As I prepared to write this blog I felt the need to look up the translation of Aparigraha. Here’s what I found:
· a = “non” or “not”
· pari = “about”
· graha = “taking”, “seizing”, “holding”, “obtaining”
Now we see why traditionally this yama is translated as non-possessiveness, non-attachment, non-greed, and non-clinging.
Some of the modern translations include:
· Nischala Devi describes this yama as an awareness of abundance, and a sense of fulfillment.
· Michael Stone describes it as “voluntary simplicity”, the opposite of materialism and hoarding.
· Nicholai Bachman uses the idea of rejecting the concept of “mine”.
· Deborah Adele believes it is the practice of “letting go”. She explains that, “What we try to possess, possesses us”.
Here is how Patanjali expresses this concept in the Yoga Sutras:
YS 2.39 When no longer grasping for things, we discover why we were born.
This practice includes not “holding onto” firm ideas or beliefs. Being able to let go allows us to value all outcomes and as Michael Stone says, to “use all the ingredients of one’s life”.
It involves not controlling other people. Controlling behaviour often comes from a need for stability and security, and yet in this world that is impermanent and ever changing, we need to find something else to provide that sense of stability. This creates a shift in our reference from external (ego-based) to internal (spirit-based). This expanded awareness gifts us with abundance in consciousness, and we can anchor to our deepest Self, which is not subject to the ebbs and flows of the world of form. When we choose a simple life there is more time for contemplation and inner work.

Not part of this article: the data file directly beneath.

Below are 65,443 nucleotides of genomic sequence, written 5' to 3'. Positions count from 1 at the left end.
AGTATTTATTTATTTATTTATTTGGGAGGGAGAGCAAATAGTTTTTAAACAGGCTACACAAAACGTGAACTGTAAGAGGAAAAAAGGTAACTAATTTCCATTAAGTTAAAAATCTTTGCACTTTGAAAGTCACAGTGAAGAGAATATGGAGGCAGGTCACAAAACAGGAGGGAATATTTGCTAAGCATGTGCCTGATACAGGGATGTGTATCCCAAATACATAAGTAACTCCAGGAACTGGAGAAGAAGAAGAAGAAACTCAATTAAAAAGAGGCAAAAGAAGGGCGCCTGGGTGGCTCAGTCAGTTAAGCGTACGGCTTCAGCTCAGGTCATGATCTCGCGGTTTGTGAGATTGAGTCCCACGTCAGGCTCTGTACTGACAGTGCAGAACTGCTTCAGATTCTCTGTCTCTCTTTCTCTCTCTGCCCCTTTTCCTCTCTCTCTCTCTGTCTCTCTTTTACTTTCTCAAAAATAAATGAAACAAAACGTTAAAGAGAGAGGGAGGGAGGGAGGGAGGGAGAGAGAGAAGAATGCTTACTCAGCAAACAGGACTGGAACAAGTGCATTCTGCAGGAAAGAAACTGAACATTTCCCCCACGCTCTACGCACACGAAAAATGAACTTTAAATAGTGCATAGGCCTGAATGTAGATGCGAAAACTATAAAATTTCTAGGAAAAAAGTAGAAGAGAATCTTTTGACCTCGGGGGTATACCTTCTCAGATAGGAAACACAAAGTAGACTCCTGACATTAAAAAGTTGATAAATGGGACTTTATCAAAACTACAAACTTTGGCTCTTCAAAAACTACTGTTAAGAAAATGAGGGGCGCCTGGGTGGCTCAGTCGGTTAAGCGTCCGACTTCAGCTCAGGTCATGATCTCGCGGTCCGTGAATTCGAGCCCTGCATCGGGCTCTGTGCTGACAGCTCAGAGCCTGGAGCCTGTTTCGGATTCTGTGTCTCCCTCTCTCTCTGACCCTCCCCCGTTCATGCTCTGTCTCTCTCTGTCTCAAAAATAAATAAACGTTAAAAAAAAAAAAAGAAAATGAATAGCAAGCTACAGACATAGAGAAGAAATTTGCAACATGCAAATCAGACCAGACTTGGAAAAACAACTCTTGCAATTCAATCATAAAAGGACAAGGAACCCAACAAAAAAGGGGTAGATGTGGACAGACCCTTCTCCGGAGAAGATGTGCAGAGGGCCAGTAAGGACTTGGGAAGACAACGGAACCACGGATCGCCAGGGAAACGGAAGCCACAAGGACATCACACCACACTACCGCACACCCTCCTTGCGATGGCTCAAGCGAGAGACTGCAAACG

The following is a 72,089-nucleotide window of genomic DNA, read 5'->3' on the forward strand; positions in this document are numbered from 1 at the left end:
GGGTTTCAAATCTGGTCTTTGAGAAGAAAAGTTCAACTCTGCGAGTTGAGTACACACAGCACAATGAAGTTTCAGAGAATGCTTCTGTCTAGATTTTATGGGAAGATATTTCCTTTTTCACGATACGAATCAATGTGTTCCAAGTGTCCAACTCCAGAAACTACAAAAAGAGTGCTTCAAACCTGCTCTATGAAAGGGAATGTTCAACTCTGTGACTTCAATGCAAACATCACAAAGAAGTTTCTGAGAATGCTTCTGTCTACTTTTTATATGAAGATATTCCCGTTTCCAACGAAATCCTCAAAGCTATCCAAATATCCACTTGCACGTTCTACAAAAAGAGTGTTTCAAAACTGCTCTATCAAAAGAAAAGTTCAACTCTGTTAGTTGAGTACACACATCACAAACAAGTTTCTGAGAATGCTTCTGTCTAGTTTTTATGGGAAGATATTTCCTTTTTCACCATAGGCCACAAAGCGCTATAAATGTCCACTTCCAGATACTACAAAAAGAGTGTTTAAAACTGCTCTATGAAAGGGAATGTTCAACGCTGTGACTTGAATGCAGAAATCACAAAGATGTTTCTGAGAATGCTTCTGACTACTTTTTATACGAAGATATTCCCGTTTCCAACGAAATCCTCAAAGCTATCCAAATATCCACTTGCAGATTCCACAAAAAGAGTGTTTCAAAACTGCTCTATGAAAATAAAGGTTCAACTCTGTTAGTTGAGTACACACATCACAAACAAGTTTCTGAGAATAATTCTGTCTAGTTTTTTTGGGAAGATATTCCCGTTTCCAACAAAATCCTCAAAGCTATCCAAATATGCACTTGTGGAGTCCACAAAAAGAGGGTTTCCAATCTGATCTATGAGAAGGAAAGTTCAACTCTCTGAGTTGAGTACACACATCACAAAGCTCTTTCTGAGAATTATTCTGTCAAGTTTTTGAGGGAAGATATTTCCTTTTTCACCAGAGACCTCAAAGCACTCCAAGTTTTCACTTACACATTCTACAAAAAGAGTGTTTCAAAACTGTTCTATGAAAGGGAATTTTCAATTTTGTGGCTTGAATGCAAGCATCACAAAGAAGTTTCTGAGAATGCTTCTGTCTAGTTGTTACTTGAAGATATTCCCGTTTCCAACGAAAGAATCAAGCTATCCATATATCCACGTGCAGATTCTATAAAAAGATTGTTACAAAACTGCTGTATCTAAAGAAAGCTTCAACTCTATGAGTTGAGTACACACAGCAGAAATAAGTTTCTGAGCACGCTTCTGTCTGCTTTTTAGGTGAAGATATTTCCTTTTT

In her book, Deborah Adele talks about how there is a lot of trust needed to practice this particular yama. She describes how letting go can feel very vulnerable and uncomfortable – like a trapeze artist hanging mid air as they let go of one bar to get to the other. By clinging to anything, the mind becomes disturbed with expectations, and if these are not met there is criticism, judgement, and disappointment. In these disturbances we can lose the ability to recognize and connect with the joy of moment or experience.
Something I have seen in this practice is confusion with indifference… Non-possessiveness is not indifference. Aparigraha isn’t ignoring, shutting down or turning away from anything. We actually care and continue to be engaged in the process of our lives, we are letting go of the need for it to “look a certain way” in order to be happy or satisfied.
The invitation is for you to consider where Aparigraha shows up in your life… What are you holding onto that you no longer need? What possesses you? How can you simplify?
Enjoy the practice!